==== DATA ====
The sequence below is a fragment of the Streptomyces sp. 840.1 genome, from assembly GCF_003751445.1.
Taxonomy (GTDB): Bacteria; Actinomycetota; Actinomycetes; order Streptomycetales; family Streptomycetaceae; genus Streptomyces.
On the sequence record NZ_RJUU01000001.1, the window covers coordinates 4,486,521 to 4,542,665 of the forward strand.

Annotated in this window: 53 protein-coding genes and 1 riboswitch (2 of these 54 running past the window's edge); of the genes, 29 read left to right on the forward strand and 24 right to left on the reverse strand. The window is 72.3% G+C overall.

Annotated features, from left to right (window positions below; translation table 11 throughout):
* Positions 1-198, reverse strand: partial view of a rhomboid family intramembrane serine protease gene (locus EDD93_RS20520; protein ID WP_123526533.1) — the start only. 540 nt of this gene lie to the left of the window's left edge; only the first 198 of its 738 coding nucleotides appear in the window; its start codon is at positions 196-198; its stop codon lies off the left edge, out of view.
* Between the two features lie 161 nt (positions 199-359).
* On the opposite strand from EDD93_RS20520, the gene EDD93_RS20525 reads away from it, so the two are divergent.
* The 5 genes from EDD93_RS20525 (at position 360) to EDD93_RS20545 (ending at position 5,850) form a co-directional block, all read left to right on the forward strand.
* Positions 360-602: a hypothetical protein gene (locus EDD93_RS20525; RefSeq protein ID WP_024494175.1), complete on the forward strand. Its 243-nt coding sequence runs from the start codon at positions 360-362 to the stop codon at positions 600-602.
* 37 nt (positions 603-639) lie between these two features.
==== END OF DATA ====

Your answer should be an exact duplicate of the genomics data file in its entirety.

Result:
The sequence below is a fragment of the Streptomyces sp. 840.1 genome, from assembly GCF_003751445.1.
Taxonomy (GTDB): Bacteria; Actinomycetota; Actinomycetes; order Streptomycetales; family Streptomycetaceae; genus Streptomyces.
On the sequence record NZ_RJUU01000001.1, the window covers coordinates 4,486,521 to 4,542,665 of the forward strand.

Annotated in this window: 53 protein-coding genes and 1 riboswitch (2 of these 54 running past the window's edge); of the genes, 29 read left to right on the forward strand and 24 right to left on the reverse strand. The window is 72.3% G+C overall.

Annotated features, from left to right (window positions below; translation table 11 throughout):
* Positions 1-198, reverse strand: partial view of a rhomboid family intramembrane serine protease gene (locus EDD93_RS20520; protein ID WP_123526533.1) — the start only. 540 nt of this gene lie to the left of the window's left edge; only the first 198 of its 738 coding nucleotides appear in the window; its start codon is at positions 196-198; its stop codon lies off the left edge, out of view.
* Between the two features lie 161 nt (positions 199-359).
* On the opposite strand from EDD93_RS20520, the gene EDD93_RS20525 reads away from it, so the two are divergent.
* The 5 genes from EDD93_RS20525 (at position 360) to EDD93_RS20545 (ending at position 5,850) form a co-directional block, all read left to right on the forward strand.
* Positions 360-602: a hypothetical protein gene (locus EDD93_RS20525; RefSeq protein ID WP_024494175.1), complete on the forward strand. Its 243-nt coding sequence runs from the start codon at positions 360-362 to the stop codon at positions 600-602.
* 37 nt (positions 603-639) lie between these two features.